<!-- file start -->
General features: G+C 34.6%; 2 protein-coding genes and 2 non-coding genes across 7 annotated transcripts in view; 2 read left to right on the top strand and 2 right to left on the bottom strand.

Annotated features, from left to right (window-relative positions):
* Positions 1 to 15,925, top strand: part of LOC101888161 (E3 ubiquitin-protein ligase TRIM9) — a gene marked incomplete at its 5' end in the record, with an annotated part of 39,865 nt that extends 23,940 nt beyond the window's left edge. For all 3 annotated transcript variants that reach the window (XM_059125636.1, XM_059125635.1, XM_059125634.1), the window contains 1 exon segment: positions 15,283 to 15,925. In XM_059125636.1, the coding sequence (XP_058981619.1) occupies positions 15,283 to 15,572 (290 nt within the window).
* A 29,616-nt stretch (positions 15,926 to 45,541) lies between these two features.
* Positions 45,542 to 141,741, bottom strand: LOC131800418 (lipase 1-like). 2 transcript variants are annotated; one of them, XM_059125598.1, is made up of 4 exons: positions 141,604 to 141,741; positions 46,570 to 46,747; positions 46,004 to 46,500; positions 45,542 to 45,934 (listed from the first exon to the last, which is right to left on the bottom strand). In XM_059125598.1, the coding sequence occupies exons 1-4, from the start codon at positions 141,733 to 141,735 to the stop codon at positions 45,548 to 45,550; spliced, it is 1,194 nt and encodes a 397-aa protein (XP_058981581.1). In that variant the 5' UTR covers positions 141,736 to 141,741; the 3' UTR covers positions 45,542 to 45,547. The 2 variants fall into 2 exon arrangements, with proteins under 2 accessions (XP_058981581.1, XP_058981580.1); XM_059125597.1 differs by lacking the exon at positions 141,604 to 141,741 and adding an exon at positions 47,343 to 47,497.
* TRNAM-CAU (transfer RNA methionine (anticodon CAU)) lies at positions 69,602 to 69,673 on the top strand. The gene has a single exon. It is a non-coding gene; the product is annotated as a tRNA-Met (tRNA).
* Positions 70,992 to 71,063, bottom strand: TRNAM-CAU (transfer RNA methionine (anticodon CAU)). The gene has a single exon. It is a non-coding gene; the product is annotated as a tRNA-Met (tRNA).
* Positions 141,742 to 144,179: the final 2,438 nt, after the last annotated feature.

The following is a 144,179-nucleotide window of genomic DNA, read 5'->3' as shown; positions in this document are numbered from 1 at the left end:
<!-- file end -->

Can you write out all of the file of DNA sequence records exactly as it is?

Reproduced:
General features: G+C 34.6%; 2 protein-coding genes and 2 non-coding genes across 7 annotated transcripts in view; 2 read left to right on the top strand and 2 right to left on the bottom strand.

Annotated features, from left to right (window-relative positions):
* Positions 1 to 15,925, top strand: part of LOC101888161 (E3 ubiquitin-protein ligase TRIM9) — a gene marked incomplete at its 5' end in the record, with an annotated part of 39,865 nt that extends 23,940 nt beyond the window's left edge. For all 3 annotated transcript variants that reach the window (XM_059125636.1, XM_059125635.1, XM_059125634.1), the window contains 1 exon segment: positions 15,283 to 15,925. In XM_059125636.1, the coding sequence (XP_058981619.1) occupies positions 15,283 to 15,572 (290 nt within the window).
* A 29,616-nt stretch (positions 15,926 to 45,541) lies between these two features.
* Positions 45,542 to 141,741, bottom strand: LOC131800418 (lipase 1-like). 2 transcript variants are annotated; one of them, XM_059125598.1, is made up of 4 exons: positions 141,604 to 141,741; positions 46,570 to 46,747; positions 46,004 to 46,500; positions 45,542 to 45,934 (listed from the first exon to the last, which is right to left on the bottom strand). In XM_059125598.1, the coding sequence occupies exons 1-4, from the start codon at positions 141,733 to 141,735 to the stop codon at positions 45,548 to 45,550; spliced, it is 1,194 nt and encodes a 397-aa protein (XP_058981581.1). In that variant the 5' UTR covers positions 141,736 to 141,741; the 3' UTR covers positions 45,542 to 45,547. The 2 variants fall into 2 exon arrangements, with proteins under 2 accessions (XP_058981581.1, XP_058981580.1); XM_059125597.1 differs by lacking the exon at positions 141,604 to 141,741 and adding an exon at positions 47,343 to 47,497.
* TRNAM-CAU (transfer RNA methionine (anticodon CAU)) lies at positions 69,602 to 69,673 on the top strand. The gene has a single exon. It is a non-coding gene; the product is annotated as a tRNA-Met (tRNA).
* Positions 70,992 to 71,063, bottom strand: TRNAM-CAU (transfer RNA methionine (anticodon CAU)). The gene has a single exon. It is a non-coding gene; the product is annotated as a tRNA-Met (tRNA).
* Positions 141,742 to 144,179: the final 2,438 nt, after the last annotated feature.

The following is a 144,179-nucleotide window of genomic DNA, read 5'->3' as shown; positions in this document are numbered from 1 at the left end: